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CHAP. 34. (24.)—SWALLOWS.

The swallow, the only bird that is carnivorous among those which have not hooked talons, takes its departure also during the winter months; but it only goes to neighbouring countries, seeking sunny retreats there on the mountain sides; sometimes they have been found in such spots bare and quite unfledged. This bird, it is said, will not enter a house in Thebes, because that city has been captured so frequently; nor will it approach the country of the Bizyæ, on account of the crimes committed there by Tereus.1 Cæcina2 of Volaterræ, a member of the equestrian order, and the owner of several chariots, used to have swallows caught, and then carried them with him to Rome. Upon gaining a victory, he would send the news by them to his friends; for after staining them the colour3 of the party that had gained the day, he would let them go, immediately upon which they would make their way to the nests they had previously occupied. Fabius Pictor also relates, in his Annals, that when a Roman garrison was being besieged by the Ligurians, a swallow which had been taken from its young ones was brought to him, inorder that he might give them notice, by the number of knots on a string tied to its leg, on what day succour would arrive, and a sortie might be made with advantage.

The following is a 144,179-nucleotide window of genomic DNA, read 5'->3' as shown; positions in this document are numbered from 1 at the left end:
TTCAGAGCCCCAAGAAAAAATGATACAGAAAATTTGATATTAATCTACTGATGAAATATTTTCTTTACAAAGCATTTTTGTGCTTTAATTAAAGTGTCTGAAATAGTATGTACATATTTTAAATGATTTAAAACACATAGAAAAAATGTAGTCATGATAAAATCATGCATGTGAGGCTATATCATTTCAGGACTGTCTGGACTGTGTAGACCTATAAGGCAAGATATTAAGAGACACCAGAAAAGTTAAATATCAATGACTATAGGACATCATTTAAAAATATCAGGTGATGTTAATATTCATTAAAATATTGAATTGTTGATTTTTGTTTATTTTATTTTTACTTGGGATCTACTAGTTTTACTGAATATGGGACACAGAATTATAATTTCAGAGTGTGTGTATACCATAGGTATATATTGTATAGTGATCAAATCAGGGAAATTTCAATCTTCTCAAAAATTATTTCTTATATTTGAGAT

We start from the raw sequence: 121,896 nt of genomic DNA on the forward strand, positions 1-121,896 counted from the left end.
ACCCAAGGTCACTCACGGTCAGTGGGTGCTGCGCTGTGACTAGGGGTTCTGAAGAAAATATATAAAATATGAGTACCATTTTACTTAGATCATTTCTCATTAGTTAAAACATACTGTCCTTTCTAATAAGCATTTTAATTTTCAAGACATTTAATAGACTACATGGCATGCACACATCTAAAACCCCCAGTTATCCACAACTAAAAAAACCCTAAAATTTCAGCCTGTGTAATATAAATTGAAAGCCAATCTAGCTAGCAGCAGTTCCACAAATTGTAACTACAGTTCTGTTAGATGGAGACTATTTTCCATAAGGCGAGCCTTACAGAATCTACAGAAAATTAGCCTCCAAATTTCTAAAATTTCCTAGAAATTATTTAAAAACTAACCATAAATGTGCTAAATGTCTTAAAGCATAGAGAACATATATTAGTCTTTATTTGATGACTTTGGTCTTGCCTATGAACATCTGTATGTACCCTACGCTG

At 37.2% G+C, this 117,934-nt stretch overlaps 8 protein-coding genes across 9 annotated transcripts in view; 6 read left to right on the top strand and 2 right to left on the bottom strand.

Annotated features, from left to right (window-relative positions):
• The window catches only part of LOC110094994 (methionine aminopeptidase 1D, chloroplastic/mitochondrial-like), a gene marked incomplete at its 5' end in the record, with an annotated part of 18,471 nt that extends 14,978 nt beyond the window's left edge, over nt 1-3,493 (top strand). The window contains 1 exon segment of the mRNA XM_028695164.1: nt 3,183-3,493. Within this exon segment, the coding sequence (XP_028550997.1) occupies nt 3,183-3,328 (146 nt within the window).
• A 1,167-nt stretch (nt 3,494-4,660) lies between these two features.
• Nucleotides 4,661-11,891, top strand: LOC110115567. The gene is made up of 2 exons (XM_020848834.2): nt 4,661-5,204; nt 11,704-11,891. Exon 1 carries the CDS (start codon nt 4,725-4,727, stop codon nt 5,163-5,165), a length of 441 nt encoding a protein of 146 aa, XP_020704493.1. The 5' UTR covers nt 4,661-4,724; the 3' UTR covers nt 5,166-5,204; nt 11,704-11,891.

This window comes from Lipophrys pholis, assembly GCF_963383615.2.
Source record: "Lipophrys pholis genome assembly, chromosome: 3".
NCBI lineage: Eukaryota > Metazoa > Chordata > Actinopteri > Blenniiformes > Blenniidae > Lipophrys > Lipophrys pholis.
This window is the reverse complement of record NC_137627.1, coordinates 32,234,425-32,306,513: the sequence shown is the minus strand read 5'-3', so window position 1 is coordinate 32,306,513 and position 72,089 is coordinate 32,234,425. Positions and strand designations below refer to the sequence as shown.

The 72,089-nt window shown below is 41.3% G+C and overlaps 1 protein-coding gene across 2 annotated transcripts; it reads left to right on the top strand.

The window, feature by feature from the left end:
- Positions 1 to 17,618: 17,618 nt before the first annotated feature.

1 See B. iv. c. 18.

2 A friend of Augustus, sent by him with proposals to Antony, B.C. 41.

3 The colour of the "factio," or "party" of charioteers. See p. 217.

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    • A Dictionary of Greek and Roman Antiquities (1890), AUGUR
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